Image courtesy of commons.wikimedia.org

Selma Civil Rights March
Mar 7 all-day

Selma AL Bloody Monday Selma AlabamaBloody Sunday. On Sunday, March 7, 1965 the civil rights march from Selma to Montgomery in Alabama took place.

Image courtesy of commons.wikimedia.org.

Mar
8
Fri
International Women’s Day
Mar 8 all-day

International Women's Day

Sunday, 8 March is International Women’s Day, a day to honor women, especially working women. Said to commemorate an 1857 march and demonstration at New York, NY, by female garment and textile workers. Believed to have been first proclaimed for this date at an international conference of women held at Helsinki, Finland, in 1910, “that henceforth Mar 8 should be declared International Women’s Day.” The 50th anniversary observance, at Peking, China, in 1960, cited Clara Zetkin (1857– 1933) as “initiator of Women’s Day on Mar 8.”

This is perhaps the most widely observed holiday of recent origin and is unusual among holidays originating in the US in having been widely adopted and observed in other nations, including socialist countries. In Russia it is a national holiday, and flowers or gifts are presented to women workers.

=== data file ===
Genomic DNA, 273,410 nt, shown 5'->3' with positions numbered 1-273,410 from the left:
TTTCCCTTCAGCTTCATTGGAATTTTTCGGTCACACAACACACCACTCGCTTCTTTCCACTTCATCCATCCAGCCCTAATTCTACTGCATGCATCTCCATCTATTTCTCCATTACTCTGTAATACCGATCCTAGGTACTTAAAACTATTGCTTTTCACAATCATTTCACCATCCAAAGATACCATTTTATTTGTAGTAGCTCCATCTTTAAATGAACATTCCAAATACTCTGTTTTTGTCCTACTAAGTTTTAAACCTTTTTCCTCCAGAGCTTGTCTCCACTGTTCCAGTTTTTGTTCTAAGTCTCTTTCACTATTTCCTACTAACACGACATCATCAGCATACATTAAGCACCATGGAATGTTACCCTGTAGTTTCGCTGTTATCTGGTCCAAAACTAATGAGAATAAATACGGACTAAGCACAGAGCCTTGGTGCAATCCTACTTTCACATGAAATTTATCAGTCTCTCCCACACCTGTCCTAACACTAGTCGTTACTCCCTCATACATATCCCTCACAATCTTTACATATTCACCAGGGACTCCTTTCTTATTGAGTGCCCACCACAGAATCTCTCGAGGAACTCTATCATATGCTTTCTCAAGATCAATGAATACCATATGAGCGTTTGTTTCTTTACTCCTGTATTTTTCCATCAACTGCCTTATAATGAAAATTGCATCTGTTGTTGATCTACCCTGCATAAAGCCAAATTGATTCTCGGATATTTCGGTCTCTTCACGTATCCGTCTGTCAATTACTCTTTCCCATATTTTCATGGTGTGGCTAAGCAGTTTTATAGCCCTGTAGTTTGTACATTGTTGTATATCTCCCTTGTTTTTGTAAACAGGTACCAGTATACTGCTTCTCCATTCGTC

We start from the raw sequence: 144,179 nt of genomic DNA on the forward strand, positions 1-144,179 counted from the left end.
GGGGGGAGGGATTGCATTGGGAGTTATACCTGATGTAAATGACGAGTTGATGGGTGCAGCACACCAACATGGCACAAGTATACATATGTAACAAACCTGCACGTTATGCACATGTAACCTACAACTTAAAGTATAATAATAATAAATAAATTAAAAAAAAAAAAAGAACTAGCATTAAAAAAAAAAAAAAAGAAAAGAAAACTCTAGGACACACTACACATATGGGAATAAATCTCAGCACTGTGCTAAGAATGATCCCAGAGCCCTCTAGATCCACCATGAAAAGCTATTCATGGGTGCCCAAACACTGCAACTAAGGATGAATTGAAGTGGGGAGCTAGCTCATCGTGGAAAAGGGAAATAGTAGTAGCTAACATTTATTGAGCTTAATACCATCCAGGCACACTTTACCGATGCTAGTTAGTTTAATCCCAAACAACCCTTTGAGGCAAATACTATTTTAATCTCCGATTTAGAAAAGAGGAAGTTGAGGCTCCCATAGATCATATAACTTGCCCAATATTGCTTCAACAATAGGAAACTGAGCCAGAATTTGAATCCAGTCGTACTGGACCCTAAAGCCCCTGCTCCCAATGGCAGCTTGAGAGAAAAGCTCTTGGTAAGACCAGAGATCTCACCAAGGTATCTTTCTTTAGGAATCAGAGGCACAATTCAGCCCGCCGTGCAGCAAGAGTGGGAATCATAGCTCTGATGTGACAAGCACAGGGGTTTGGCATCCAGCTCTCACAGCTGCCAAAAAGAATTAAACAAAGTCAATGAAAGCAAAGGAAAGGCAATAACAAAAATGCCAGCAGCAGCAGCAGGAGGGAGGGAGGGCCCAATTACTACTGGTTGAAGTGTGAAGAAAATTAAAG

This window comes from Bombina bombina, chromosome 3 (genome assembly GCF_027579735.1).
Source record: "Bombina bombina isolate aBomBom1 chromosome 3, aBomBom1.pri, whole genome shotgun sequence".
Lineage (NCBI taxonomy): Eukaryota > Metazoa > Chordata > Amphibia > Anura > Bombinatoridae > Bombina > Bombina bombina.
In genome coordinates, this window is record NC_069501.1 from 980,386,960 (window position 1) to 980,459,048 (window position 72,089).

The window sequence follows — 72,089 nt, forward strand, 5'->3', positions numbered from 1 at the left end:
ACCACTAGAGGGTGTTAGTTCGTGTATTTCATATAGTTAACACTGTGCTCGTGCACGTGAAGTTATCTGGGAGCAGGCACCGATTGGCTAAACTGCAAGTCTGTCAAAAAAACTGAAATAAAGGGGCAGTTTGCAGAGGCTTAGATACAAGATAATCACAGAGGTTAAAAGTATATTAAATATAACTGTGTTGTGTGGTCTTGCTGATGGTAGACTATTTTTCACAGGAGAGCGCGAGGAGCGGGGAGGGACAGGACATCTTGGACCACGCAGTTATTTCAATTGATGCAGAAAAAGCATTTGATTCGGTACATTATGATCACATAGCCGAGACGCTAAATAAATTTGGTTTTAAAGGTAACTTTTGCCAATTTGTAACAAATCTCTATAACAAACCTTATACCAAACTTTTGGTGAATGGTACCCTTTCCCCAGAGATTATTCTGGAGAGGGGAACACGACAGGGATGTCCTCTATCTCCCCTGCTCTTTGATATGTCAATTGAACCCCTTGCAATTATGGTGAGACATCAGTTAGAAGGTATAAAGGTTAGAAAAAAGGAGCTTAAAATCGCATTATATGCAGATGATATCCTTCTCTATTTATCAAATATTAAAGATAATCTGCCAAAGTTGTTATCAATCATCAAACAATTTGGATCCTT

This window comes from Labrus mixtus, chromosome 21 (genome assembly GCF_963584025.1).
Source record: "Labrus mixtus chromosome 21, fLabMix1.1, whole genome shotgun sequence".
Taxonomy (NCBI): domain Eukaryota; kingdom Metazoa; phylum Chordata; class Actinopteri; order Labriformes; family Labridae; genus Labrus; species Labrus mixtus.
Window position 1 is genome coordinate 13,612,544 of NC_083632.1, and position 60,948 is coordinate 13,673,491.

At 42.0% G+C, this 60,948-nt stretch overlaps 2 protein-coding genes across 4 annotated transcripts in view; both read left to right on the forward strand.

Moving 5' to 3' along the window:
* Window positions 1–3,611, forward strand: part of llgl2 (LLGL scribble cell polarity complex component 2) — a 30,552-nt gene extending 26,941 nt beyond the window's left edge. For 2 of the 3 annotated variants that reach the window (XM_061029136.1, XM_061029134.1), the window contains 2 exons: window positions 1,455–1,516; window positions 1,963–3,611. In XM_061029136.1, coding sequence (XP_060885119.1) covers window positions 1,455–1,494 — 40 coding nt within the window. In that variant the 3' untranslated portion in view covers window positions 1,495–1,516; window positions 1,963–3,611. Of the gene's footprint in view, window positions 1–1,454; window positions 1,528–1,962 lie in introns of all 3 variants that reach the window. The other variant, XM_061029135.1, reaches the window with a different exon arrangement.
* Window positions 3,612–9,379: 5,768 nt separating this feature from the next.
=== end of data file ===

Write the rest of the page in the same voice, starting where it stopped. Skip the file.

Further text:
Image courtesy of Pixabay.com, CC0.

National Proofreading Day
Mar 8 all-day

National Proofreading Day Do typos (typographical errors) make you cringe? Strive for 100 percent accuracy in all documents and messages on National Proofreading Day. Grab a red pen or red pencil on 8 March to correct misspelled words; misused words; typos; grammatical errors; and missing, overused and misused punctuation marks.

Image: Pixabay.com, CC0.

Mar
9
Sat
Artificial Teeth Patented – Anniversary
Mar 9 all-day

CHarles M Graham patented  Artifical teeth March 9, 1822: Charles M. Graham of New York City received the first US patent for artificial teeth.  Read more https://patriciahysell.wordpress.com/tag/charles-m-graham/.

Image courtesy of Pexels.com.

Barbie Doll Debuts – Anniversary
Mar 9 all-day

Barbie debuts Mattel debuts Barbie on 9 March 1959. Since then over 800 million have been sold.

Image courtesy of commons.wikimedia.org

Daguerreotype Invented – Anniversary
Mar 9 all-day

Daguerreotype invented Daguerreotype invented – The French Academy of Science announced it had developed this photo process in 1839. It remained the most popular for 20 years until less expensive methods of photography were made available. Read more at https://en.wikipedia.org/wiki/Daguerreotype.

Image courtesy of wikimedia commons.

Mar
10
Sun
International Bagpipe Day
Mar 10 – Mar 11 all-day